Steph Curry’s shadow shouldn’t blanket brother Seth’s promising career

There’s plenty of speculation connecting Anthony Edwards and James Wiseman to the Warriors and their No. 2 overall pick in the upcoming 2020 NBA Draft. There isn’t as much noise surrounding Golden State and LaMelo Ball, however.

There are reasons for that, and yet, the Bay Area News Group’s Wes Goldberg won’t rule out that pairing. He previously reported that the Warriors believe guard — specifically point guard — is the strongest position in the draft, and Ball is widely considered to be the top prospect at that position. 

That said, if the Warriors do draft a point guard early in the first round, he doesn’t necessarily expect it to be Ball.

“If they believe Ball is likely to develop into an All-Star, they will be prepared to draft him,” Goldberg wrote in a recent mailbag. “However, they are also high on another point guard: Iowa State’s Tyrese Haliburton.


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What You Need to Know About Josh Kushner, Brother to Jared (and Husband to Karlie Kloss)

Photo credit: Jamie McCarthy - Getty Images
Photo credit: Jamie McCarthy – Getty Images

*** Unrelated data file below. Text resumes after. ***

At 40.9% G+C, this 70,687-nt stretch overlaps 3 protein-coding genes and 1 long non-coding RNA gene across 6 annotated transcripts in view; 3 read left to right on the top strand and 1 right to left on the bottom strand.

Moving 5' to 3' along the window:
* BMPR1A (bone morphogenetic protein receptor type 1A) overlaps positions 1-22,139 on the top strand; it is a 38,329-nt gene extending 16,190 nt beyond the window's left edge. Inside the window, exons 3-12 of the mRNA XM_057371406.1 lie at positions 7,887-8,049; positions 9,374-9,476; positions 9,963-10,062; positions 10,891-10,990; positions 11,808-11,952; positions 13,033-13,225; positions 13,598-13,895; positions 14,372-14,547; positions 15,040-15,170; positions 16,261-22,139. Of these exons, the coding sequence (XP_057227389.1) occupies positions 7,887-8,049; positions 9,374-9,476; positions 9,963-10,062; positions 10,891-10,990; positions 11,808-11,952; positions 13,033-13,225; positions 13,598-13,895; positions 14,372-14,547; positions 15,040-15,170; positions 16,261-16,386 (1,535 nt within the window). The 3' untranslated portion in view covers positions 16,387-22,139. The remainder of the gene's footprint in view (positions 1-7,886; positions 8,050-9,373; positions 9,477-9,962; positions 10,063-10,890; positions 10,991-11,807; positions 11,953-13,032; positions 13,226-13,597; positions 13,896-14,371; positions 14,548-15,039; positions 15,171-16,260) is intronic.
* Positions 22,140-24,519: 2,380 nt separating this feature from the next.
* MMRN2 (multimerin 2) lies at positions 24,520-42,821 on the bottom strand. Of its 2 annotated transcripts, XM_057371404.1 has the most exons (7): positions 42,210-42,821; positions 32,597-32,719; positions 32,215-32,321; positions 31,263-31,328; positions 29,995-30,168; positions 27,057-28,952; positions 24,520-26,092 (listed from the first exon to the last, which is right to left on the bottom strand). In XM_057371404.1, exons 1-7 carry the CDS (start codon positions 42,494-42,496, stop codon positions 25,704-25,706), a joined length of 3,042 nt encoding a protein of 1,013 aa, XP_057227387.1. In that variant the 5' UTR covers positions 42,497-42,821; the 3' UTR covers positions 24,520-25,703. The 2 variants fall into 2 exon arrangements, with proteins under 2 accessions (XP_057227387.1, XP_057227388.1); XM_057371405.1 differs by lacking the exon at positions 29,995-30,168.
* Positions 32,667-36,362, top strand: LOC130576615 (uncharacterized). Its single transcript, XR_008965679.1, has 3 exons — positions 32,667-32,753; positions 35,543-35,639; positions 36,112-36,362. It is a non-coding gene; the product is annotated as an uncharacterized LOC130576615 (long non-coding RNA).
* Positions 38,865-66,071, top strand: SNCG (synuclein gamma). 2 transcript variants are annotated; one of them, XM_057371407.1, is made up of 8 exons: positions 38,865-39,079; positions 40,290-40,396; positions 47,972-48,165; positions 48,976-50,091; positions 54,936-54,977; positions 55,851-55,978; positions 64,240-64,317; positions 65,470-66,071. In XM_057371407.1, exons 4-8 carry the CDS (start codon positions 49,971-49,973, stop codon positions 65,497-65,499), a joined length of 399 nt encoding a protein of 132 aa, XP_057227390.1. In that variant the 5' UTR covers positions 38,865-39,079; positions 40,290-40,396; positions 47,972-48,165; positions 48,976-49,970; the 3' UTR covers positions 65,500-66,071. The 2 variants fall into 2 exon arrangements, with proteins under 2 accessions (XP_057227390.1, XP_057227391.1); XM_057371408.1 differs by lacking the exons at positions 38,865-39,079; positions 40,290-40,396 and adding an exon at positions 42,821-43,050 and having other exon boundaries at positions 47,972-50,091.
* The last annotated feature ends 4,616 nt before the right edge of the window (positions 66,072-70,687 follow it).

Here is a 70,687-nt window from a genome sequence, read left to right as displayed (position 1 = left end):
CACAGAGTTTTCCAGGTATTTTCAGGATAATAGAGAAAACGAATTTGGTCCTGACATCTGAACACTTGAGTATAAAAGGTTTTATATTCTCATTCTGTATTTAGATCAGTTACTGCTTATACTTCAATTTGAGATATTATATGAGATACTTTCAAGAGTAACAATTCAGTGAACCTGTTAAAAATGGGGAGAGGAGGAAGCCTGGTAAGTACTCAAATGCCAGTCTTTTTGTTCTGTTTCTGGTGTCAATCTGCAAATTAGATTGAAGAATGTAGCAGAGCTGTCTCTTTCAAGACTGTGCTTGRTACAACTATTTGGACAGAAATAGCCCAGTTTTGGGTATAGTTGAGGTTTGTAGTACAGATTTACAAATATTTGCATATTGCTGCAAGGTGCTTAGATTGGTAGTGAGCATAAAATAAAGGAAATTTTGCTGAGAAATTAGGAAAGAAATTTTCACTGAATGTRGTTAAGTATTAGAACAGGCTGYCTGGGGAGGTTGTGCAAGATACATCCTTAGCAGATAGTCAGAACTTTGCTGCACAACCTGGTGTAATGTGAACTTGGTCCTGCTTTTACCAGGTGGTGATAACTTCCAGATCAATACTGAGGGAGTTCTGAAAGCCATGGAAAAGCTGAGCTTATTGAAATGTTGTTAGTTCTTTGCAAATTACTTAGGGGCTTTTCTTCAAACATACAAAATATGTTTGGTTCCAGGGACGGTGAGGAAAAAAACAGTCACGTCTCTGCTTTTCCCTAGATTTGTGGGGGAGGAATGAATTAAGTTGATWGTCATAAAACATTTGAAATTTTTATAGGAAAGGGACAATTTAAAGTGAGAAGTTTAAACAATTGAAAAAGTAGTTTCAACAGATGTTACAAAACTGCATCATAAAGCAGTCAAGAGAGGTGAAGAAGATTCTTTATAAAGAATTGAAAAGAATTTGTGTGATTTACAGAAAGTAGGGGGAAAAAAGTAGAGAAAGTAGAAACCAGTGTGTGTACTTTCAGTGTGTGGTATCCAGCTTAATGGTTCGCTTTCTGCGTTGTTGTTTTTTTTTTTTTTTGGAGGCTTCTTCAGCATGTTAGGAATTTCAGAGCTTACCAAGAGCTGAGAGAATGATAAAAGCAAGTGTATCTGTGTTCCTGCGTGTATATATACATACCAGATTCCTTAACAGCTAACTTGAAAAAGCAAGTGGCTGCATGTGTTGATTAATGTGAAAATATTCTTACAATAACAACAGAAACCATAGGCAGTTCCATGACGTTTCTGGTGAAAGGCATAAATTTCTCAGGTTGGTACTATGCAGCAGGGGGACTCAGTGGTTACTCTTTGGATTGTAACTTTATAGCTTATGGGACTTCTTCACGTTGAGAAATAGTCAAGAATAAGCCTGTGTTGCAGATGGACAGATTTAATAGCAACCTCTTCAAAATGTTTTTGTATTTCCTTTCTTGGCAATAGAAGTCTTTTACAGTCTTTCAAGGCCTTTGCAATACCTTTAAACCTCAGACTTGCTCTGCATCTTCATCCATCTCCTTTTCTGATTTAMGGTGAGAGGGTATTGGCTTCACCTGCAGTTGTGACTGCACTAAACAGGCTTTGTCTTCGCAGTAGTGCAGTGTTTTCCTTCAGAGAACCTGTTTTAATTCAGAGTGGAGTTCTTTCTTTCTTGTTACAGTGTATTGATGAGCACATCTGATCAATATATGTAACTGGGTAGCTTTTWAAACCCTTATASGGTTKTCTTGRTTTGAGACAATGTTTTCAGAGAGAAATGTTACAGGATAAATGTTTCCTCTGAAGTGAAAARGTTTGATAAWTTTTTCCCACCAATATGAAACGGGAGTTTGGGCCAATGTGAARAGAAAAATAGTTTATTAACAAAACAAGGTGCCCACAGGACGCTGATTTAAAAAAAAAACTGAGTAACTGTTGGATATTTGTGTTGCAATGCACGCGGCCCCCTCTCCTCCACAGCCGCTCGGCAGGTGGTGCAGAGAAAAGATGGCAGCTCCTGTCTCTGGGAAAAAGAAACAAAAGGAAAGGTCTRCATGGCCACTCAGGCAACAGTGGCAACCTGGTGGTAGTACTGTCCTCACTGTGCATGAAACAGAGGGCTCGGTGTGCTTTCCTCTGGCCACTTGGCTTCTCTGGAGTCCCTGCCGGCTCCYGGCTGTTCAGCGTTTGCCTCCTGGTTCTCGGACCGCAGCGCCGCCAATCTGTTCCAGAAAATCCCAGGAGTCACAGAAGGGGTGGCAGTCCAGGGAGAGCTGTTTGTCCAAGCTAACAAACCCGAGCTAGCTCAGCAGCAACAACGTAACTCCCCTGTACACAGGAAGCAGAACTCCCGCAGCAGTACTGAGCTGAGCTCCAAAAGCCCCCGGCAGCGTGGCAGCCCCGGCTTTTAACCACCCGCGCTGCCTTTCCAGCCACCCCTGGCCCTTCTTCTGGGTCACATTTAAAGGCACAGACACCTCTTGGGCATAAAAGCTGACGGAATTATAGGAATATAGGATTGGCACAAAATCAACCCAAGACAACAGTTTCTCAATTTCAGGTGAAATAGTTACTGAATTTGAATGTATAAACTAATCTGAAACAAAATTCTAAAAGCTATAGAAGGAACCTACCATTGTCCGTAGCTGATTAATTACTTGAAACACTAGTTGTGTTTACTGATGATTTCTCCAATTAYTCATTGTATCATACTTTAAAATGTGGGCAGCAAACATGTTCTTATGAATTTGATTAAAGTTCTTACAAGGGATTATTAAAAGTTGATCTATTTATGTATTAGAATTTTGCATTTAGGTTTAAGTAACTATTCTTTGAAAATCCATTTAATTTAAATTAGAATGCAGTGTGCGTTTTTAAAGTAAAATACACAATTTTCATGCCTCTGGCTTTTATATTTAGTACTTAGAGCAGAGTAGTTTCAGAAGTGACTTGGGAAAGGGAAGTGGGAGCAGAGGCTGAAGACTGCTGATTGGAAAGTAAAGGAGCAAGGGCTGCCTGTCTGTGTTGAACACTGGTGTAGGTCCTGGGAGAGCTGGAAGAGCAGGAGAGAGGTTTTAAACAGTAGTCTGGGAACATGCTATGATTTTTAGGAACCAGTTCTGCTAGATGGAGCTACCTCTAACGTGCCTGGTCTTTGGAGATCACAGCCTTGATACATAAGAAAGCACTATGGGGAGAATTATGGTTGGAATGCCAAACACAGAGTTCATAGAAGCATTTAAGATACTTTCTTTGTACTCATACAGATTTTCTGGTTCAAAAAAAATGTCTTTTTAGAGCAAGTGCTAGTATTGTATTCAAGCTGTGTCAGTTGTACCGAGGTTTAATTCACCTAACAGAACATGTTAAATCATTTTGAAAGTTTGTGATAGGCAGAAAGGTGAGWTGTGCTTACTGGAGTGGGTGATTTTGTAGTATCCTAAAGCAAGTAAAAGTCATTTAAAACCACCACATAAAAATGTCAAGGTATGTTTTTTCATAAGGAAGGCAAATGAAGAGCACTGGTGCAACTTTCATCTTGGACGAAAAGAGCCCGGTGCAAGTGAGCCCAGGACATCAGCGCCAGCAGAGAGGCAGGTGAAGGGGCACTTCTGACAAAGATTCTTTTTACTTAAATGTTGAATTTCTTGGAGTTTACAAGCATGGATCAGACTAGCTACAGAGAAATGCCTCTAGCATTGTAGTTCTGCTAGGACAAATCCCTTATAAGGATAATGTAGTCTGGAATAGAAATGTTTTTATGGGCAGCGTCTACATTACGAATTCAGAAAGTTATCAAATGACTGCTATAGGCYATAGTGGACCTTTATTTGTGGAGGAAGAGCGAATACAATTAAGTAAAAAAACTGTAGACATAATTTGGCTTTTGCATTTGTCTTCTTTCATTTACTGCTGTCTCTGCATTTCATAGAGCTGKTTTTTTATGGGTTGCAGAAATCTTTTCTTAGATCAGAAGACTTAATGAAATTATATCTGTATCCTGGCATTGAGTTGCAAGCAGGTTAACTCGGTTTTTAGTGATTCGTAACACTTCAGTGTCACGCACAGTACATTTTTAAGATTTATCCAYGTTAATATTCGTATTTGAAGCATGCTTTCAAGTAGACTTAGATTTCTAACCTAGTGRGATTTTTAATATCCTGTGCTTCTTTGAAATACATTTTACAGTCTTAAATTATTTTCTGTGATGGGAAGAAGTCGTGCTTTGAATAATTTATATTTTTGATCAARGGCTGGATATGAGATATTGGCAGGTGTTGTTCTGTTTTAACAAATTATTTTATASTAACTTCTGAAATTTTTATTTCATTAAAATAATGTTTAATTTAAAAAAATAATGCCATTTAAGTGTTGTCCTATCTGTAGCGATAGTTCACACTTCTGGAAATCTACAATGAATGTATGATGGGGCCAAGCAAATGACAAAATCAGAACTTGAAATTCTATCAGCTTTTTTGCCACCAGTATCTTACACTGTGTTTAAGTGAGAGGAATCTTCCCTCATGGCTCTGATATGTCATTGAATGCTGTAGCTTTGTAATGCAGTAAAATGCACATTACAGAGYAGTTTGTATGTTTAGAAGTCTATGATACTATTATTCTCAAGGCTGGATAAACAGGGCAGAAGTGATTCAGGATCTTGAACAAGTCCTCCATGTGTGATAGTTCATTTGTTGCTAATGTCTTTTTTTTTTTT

From Town & Country

Joshua Kushner is best known for his relationship with supermodel Karlie Kloss and for his close connection to the White House. Kushner, of course, is the younger sibling of Jared Kushner, President Donald Trump’s son-in-law and White House advisor. But Josh is also a Harvard graduate and lifelong Democrat who founded a buzzy health and technology company.

Here’s what you need to know about Josh:

He’s in the tech world.

In 2012, Josh co-founded Oscar Health, an insurance company aimed at millennials. The much-buzzed-about venture promised to use technology to provide more affordable healthcare options.

“We’re trying to build something that’s going to turn the industry on its head,” Josh said in 2014, according to The New York Times. Josh was also an early investor in Instagram and founded Thrive Capital, a private equity firm specializing in tech

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My Brother Died Of An Overdose. Here’s What I Wish I’d Known That Could Have Saved Him.

The author with her new baby brother in the late '80s (Photo: Courtesy of Jess Keefe)
The author with her new baby brother in the late ’80s (Photo: Courtesy of Jess Keefe)

The evening my brother died was crisp but warm, early October. It was a regular day. People are always struck by the ordinariness of the circumstances when something bad happens.

Matt self-medicated with substances for years before it turned into a full-blown heroin addiction. It started with pill-popping at parties, then morphed into stockpiling syringes in a Café Bustelo can.

When I think back to that October evening, there’s an alternative version of events that I often indulge in. In this version, I still come home to the apartment we shared and find my brother overdosing in his bedroom, his skin blue like it’s covered in crepe paper, his mouth ajar yet unbreathing.

But this time, I don’t stumble and scream. Instead, I calmly uncap a dose of naloxone, the one I always keep

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